Austrian Town of Hitler's Birth Aims to Transform 'the Burden'


The house where Adolf Hitler was born is an eyesore with peeling, yellow-brown paint, a disgrace occupied by disabled people who have nowhere else to go.

Hitler's hometown is trying to transform the decrepit three-story building at 15 Salzburger Vorstadt into a "House of Responsibility" that would teach visitors about atrocities of the past and present in order to avert more.

Supporters of the project are still working out the details and haven't begun to raise the estimated $3 million to $4 million it will cost, but Mayor Gerhard Skiba says they are determined to make something positive out of what he calls "the burden."

"The city of Braunau's intention is not to demonize the place but to show . . . all the events that happened during the Nazi era and to inform people of the cooperation by citizens of Austria in this murderous regime," he said.

"Then we want to tell people that it should never happen again in a democratic country like Austria, and it should also be a sign of peace for the future."

Hitler, who masterminded the 20th century's worst genocide, was only 2 when his family moved from Braunau, about 35 miles north of Salzburg. Yet more than a century later, local people still call his birthplace "the Hitler house."

It is actually a workshop where about 40 mentally and physically disabled Austrians make handicrafts that are sold in a ground-floor shop.

To Hitler, they would have been threats to the superiority of the Aryan race and deserving of extermination, along with gays, Gypsies and about 6 million Jews who were victims of the Holocaust.

The Hitler House has been home to the disabled people's workshop for about 15 years, but the Austrian charity Life Aid is anxious to move out of a building that the owner won't renovate.

Andreas Maislinger, who is leading the campaign to make it a House of Responsibility, says supporters must first find the disabled people a better place and then find the money for the project.

The mayor hopes to obtain funding from the federal, provincial and city governments to buy the privately owned building.

But Maislinger doesn't want tax dollars. He is determined to raise the money from private sources to free the project, as much as possible, from politics.

"In Austria, the whole discussion about the past is used as an instrument of politics--always," Maislinger said. "And we are not interested in that. We would like to have an open discussion."

Hitler was born April 20, 1889, in what was then an isolated town on the Austro-Hungarian border with Germany. His parents rented an apartment, probably on the first floor just above a pub called the Stag, said Florian Kotanko, a high school principal who heads Braunau's Contemporary History Assn.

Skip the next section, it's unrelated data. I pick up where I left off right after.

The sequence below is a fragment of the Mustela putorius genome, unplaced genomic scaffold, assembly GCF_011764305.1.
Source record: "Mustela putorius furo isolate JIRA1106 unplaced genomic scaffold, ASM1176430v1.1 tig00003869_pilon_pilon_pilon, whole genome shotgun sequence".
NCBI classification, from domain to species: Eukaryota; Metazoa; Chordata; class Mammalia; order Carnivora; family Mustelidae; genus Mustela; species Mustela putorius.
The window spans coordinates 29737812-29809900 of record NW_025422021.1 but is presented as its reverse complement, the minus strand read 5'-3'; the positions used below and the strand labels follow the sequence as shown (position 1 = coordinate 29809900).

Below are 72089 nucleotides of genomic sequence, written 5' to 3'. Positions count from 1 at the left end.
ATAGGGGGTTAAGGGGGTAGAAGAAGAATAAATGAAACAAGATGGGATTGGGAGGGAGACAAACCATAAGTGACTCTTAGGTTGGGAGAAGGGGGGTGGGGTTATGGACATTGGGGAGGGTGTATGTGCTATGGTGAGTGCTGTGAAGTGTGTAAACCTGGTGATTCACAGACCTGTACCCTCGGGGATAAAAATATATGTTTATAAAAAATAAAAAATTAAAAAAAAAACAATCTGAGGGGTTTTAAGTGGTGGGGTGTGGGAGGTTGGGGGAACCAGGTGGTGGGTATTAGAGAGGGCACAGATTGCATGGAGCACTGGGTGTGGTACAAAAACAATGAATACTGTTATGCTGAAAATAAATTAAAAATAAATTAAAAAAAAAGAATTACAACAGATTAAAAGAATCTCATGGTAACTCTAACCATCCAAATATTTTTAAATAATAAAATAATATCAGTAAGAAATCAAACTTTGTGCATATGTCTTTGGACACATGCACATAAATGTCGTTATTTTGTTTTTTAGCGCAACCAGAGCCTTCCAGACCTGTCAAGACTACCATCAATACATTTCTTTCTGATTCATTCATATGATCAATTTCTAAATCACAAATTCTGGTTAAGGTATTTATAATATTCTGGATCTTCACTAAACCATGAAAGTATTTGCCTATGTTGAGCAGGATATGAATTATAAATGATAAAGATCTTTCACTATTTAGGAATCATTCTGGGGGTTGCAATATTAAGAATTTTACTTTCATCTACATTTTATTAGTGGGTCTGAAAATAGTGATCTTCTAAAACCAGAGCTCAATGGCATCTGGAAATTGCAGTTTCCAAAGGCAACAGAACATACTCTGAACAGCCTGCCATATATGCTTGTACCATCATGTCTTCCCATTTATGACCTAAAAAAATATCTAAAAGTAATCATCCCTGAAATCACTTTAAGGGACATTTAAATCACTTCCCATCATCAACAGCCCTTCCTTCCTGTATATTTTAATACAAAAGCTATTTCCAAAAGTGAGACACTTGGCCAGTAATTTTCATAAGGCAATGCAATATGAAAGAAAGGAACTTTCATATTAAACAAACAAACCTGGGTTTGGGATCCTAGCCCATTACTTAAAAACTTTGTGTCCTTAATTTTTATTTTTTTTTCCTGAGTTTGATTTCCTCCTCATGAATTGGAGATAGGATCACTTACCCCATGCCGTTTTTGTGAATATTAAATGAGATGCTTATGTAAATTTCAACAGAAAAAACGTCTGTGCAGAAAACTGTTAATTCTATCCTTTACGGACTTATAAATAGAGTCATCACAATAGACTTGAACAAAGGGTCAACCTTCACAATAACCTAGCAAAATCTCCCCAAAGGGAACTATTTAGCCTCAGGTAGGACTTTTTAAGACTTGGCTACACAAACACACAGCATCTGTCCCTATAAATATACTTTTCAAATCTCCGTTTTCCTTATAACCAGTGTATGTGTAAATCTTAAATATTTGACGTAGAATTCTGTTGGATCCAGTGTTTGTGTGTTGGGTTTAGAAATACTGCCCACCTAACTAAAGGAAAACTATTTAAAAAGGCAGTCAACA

Hitler's father, Alois, was a customs officer at the border post that his son's troops would storm through to annex Austria in 1938.

The black iron grille above the front door of the birthplace still bears the initials MB for Martin Bormann, the Fuehrer's ruthless right-hand man, who had the home turned into an art gallery to honor Hitler.

German troops tried to blow up the building as Braunau fell to the Allies on May 2, 1945, but American soldiers stopped them, Kotanko said.

Skiba took office in 1989, just weeks before the 100th anniversary of Hitler's birth, and knowing that journalists and neo-Nazis would descend on his city, the mayor erected a memorial stone in front of the Hitler house. The death threats started immediately but eventually faded away, he said.

But the memorial remained. It is a piece of granite from Mauthausen, the most notorious of Austria's Nazi concentration camps, where about 200,000 Jews and other prisoners were murdered or worked to death in the granite quarry.

It bears the inscription "For Peace, Freedom and Democracy. No more Fascism. Millions of dead exhort us."

Few neo-Nazis make pilgrimages to Hitler's birthplace anymore, Skiba said, but he receives reminders of Hitler's legacy each year on the anniversary of the Fuehrer's birth.

"I get birthday greetings from all over the world--including the United States," Skiba said. "Some give names or they are anonymous--or maybe crazy."

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